May we be blessed at the Regent’s Park Open Air Theatre to witness one of the boldest musical revivals you’ll see in London this year.
The classic rock opera, retelling the last week of Jesus’ life, was last seen at the O2 Arena after the success of the TV talent show, ‘Superstar,’ to find the performer for the title role. Timothy Sheader’s production takes away the melodramatic nature of the original and replaces it with a neutral rustic design, putting the emphasis, thankfully, on the instrumentation and ‘rock’ genre.
The main impression that Sheader brings to Regent’s Park is turning Lloyd Webber’s classic production from a musical to a gig. He strips the dramatisation, from the costumes to the set, and exposes the rock instrumentation and arrangements to the audience in a construction-like set. The over-the-top 80s nature of the music, particularly the synthesised keyboards, has the potential to become a parody of itself. Nonetheless, Tom Deering rearranges some of the classics for the more intimate space, compared to the recent UK arena tour. This is particularly shown in the central song of the show, ‘Gethsemane,’ with Declan Bennett bringing out his singer-songwriter style, known famously from Once the Musical, with the majority of the song focused mainly on his acoustic guitar. A welcoming change to the classic score, as well as fitting in nicely with the space and his voice, at times feeble but other times mighty, mainly in the second half.
The heavier arrangements brings out a bold energy from the entirety of the cast. Even with the lack of lead roles, Drew McOnie’s contemporary-style choreography puts a strong focus on the ensemble’s limber bodies and motivic routines brings out the intensity of some of the smaller duet and trio numbers. A special mention to the ensemble member Ashley Andrews, who was a complete stand out in his fluidity in the entire duration. Other stand out performances, vocally, were Anoushka Lucas’ portrayal of Mary. Considering her predominantly jazz background, her husky tone made her a genius choice for her mellow-pop style songs. Her relaxed appearance and lack of facial expression sounds back-handed, but it lends itself well to the ‘gig’-style production with the focus being her vocal.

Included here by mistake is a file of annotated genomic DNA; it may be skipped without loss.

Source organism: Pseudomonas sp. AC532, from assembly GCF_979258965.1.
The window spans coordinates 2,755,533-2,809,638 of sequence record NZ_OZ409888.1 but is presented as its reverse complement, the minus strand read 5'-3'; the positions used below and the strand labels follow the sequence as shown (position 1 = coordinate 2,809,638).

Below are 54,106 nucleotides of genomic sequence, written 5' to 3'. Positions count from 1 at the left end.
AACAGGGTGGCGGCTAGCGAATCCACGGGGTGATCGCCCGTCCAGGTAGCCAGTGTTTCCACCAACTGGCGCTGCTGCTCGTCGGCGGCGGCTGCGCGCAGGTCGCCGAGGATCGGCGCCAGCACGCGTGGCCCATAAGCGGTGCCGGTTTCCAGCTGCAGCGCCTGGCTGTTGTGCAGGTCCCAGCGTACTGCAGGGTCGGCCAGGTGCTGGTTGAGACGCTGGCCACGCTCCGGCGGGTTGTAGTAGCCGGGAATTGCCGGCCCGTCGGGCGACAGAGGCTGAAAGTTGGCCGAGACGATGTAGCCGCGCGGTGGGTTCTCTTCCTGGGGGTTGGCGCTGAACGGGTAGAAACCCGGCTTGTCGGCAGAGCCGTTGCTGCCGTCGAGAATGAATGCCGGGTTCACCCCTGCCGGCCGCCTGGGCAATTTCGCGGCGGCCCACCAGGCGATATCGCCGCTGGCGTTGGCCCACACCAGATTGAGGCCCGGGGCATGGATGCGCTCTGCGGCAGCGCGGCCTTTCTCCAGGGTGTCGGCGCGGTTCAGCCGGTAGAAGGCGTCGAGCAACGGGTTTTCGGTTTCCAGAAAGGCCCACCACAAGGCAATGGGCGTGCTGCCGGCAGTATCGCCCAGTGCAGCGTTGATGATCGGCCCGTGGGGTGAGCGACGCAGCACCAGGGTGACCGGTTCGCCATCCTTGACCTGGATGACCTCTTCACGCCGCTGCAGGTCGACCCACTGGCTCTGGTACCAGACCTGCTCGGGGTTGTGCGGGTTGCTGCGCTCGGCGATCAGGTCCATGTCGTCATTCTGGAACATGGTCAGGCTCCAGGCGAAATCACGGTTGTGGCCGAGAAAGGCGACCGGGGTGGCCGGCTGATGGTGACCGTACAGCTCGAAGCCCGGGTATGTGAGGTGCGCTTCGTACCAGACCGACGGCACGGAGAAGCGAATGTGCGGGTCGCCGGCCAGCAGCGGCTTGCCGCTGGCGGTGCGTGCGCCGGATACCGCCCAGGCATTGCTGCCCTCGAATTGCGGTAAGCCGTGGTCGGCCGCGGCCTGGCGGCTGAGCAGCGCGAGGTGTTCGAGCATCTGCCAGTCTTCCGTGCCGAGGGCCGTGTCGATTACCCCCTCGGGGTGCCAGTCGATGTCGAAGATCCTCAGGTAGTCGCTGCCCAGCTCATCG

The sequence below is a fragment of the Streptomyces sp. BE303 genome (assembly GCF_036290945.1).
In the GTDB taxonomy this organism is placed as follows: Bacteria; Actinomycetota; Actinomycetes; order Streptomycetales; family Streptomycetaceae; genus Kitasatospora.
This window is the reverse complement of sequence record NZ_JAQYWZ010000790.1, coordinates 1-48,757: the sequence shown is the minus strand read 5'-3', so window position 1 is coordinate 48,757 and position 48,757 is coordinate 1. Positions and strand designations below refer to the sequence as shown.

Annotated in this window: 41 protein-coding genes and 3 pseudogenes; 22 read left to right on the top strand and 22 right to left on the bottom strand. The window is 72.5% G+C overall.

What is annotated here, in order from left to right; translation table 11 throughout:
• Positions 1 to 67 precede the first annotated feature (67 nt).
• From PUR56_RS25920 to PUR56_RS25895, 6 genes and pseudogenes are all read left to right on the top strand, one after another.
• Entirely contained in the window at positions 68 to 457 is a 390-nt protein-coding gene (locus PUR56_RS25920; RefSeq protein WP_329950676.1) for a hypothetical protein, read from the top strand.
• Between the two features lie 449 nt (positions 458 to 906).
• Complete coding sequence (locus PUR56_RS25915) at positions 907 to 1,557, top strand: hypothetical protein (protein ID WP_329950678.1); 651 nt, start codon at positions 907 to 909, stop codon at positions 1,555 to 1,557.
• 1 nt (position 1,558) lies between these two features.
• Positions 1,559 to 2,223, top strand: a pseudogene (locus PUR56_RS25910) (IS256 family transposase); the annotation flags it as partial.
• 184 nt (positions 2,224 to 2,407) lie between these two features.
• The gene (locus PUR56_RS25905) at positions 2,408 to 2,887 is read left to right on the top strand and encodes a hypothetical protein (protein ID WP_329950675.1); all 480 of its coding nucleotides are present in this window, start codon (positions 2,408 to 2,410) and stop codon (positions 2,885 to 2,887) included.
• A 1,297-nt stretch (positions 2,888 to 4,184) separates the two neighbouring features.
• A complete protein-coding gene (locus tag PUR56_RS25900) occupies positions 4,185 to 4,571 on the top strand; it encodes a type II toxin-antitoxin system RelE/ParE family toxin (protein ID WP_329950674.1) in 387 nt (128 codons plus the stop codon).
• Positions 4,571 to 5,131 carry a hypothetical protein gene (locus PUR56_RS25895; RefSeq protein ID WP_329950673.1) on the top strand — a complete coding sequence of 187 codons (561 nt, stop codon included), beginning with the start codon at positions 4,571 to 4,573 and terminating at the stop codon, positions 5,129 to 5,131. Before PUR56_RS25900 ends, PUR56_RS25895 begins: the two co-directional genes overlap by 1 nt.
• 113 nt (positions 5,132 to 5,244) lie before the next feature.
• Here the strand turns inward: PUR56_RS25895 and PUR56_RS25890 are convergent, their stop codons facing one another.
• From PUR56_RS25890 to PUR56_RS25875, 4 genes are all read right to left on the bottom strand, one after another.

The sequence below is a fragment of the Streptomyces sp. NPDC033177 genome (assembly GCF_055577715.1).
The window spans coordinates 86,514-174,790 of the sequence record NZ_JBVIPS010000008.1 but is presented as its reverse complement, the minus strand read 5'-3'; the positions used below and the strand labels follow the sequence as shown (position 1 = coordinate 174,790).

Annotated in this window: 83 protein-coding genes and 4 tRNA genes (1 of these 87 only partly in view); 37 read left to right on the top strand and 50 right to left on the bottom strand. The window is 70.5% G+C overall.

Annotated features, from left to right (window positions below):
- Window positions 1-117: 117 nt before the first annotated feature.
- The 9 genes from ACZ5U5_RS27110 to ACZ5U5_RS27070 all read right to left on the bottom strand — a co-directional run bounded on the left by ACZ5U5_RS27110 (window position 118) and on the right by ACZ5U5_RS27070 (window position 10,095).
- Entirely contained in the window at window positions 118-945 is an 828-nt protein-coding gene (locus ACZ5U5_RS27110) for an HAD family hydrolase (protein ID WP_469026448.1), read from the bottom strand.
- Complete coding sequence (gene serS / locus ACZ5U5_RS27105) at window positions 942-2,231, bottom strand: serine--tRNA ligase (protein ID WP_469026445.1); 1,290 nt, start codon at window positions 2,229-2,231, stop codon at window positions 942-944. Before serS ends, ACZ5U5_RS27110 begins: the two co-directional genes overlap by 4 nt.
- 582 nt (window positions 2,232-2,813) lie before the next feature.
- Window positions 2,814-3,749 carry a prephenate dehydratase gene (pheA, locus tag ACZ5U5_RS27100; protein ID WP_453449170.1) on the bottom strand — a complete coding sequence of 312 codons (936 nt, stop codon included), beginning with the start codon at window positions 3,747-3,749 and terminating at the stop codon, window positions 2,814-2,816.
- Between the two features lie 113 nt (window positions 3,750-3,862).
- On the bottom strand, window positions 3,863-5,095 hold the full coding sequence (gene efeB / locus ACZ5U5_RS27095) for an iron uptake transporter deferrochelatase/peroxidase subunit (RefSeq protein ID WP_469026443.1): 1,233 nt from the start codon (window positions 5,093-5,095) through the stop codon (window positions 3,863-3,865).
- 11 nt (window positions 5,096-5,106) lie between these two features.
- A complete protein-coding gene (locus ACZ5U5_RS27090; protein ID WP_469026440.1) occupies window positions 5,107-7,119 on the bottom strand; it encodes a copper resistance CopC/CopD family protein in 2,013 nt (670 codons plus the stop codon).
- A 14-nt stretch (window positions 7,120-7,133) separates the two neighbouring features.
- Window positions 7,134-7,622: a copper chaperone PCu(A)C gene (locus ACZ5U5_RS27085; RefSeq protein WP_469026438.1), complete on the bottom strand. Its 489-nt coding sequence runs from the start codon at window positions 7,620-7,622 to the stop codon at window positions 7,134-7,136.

The other performer who finds the balance between the dramatic and the rockstar just right was Tyrone Huntley’s performance as Judas. His vocal is nothing short of a religious experience. His range is superior and projection was never lost in some of the phrases which would prove challenging for some female performers. Diction never lost either, Huntley gives a mesmerising performance to one of the most difficult tenor roles in repertoire.
What blew me away the most was seeing an unashamedly rock musical being heard in a space where I’ve come to see more traditionally musical productions, from Hello, Dolly, The Boyfriend and Crazy For You, where the orchestral sound has naturally suited the venue. No wonder the sound issues were apparent and interrupted the start of the run. However, I hope Sheader chooses bolder repertoire in its subject and acoustic, such as Jesus Christ Superstar, to the park. From this production alone, it’s brought a punch rightfully needed to the annual season.
Reviewed by Barry O’Reilly
Photo: Johan Persson
JESUS CHRIST SUPERSTAR is playing at Regents Park Open Air Theatre until 27 August 2016. Tickets